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Western Grassfed Beef

Silent But Deadly: Cow Farts and Climate Change

October 21, 2016

Say What-Black Angus Beef with Grass in mouthCattle are causing global warming? Say what?

We know that methane gas is considered one of many gases linked to global warming. In case you didn’t know, cow flatulence and manure contains methane. If you live in California you may have seen this in the headlines lately, and if you have been following the cattle industry and climate change topics for any length of time, you have undoubtedly read about the correlations made between the two. But is this issue as clear cut as people want us to believe?

Nicolette Hahn Niman, in her book Defending Beef, argues that cattle are neither bad for our health nor bad for the environment…and that when using practices that are environmentally conservative and sustainable, beef is actually good for the environment and good for our bodies!

Check out this article she wrote for the Wall Street Journal and read about it for yourself:

 

Actually, Raising Beef Is Good for the Planet

Despite environmentalists’ worries, cattle don’t guzzle water or cause hunger—and can help fight climate change

By NICOLETTE HAHN NIMAN

 As a longtime vegetarian and environmental lawyer, I once bought into these claims. But now, after more than a decade of living and working in the business—my husband, Bill, founded Niman Ranch but left the company in 2007, and we now have a grass-fed beef company—I’ve come to the opposite view. It isn’t just that the alarm over the environmental effects of beef are overstated. It’s that raising beef cattle, especially on grass, is an environmental gain for the planet.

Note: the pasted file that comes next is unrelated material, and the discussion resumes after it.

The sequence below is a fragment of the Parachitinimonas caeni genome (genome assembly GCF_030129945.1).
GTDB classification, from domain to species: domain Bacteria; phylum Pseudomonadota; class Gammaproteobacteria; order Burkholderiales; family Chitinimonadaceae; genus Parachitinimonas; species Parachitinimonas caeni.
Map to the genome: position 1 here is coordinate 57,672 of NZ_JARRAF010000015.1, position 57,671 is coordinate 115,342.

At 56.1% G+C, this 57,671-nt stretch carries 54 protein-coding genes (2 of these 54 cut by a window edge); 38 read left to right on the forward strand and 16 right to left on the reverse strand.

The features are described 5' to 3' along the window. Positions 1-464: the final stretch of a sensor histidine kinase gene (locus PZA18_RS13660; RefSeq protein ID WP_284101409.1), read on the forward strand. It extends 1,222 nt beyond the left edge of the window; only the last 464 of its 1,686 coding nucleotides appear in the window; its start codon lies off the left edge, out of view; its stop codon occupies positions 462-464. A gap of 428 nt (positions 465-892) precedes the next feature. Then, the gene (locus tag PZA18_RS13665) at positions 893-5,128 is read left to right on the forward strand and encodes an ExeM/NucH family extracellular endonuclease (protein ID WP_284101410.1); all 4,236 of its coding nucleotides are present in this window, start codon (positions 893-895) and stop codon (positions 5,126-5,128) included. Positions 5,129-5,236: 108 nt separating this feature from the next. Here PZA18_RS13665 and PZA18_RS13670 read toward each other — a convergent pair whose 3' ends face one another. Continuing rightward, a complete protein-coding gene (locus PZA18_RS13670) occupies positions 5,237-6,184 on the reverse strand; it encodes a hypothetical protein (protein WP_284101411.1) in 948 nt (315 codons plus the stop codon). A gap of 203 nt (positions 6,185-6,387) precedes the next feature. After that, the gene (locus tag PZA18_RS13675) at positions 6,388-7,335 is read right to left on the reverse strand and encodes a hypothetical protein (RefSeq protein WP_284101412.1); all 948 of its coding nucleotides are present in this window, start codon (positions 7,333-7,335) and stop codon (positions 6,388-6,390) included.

Let’s start with climate change. According to the Environmental Protection Agency, all of U.S. agriculture accounts for just 8% of our greenhouse emissions, with by far the largest share owing to soil management—that is, crop farming. A Union of Concerned Scientists report concluded that about 2% of U.S. greenhouse gases can be linked to cattle and that good management would diminish it further. The primary concern is methane, a potent greenhouse gas.

But methane from cattle, now under vigorous study by agricultural colleges around the world, can be mitigated in several ways. Australian research shows that certain nutritional supplements can cut methane from cattle by half. Things as intuitive as good pasture management and as obscure as robust dung beetle populations have all been shown to reduce methane.

At the same time, cattle are key to the world’s most promising strategy to counter global warming: restoring carbon to the soil. One-tenth of all human-caused carbon emissions since 1850 have come from soil, according to ecologist Richard Houghton of the Woods Hole Research Center. This is due to tillage, which releases carbon and strips the earth of protective vegetation, and to farming practices that fail to return nutrients and organic matter to the earth. Plant-covered land that is never plowed is ideal for recapturing carbon through photosynthesis and for holding it in stable forms.